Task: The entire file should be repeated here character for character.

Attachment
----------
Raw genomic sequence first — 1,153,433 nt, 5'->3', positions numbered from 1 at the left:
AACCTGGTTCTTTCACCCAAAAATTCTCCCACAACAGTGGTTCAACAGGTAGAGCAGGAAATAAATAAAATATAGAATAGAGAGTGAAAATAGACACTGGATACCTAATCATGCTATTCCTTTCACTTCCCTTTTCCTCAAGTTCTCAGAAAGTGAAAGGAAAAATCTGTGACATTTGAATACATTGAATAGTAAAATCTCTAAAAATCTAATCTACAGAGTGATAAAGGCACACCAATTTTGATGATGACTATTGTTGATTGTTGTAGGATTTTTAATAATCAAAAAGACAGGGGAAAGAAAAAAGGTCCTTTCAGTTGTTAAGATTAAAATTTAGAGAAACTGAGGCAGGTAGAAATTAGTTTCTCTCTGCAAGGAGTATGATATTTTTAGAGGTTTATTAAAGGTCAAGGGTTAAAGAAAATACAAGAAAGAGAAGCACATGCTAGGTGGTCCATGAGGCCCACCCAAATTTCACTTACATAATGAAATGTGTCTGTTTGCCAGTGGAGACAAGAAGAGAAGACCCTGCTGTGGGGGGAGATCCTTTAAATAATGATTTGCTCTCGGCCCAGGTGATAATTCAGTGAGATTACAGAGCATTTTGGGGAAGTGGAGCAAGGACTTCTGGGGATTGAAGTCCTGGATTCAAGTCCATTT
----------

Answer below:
Raw genomic sequence first — 1,153,433 nt, 5'->3', positions numbered from 1 at the left:
AACCTGGTTCTTTCACCCAAAAATTCTCCCACAACAGTGGTTCAACAGGTAGAGCAGGAAATAAATAAAATATAGAATAGAGAGTGAAAATAGACACTGGATACCTAATCATGCTATTCCTTTCACTTCCCTTTTCCTCAAGTTCTCAGAAAGTGAAAGGAAAAATCTGTGACATTTGAATACATTGAATAGTAAAATCTCTAAAAATCTAATCTACAGAGTGATAAAGGCACACCAATTTTGATGATGACTATTGTTGATTGTTGTAGGATTTTTAATAATCAAAAAGACAGGGGAAAGAAAAAAGGTCCTTTCAGTTGTTAAGATTAAAATTTAGAGAAACTGAGGCAGGTAGAAATTAGTTTCTCTCTGCAAGGAGTATGATATTTTTAGAGGTTTATTAAAGGTCAAGGGTTAAAGAAAATACAAGAAAGAGAAGCACATGCTAGGTGGTCCATGAGGCCCACCCAAATTTCACTTACATAATGAAATGTGTCTGTTTGCCAGTGGAGACAAGAAGAGAAGACCCTGCTGTGGGGGGAGATCCTTTAAATAATGATTTGCTCTCGGCCCAGGTGATAATTCAGTGAGATTACAGAGCATTTTGGGGAAGTGGAGCAAGGACTTCTGGGGATTGAAGTCCTGGATTCAAGTCCATTT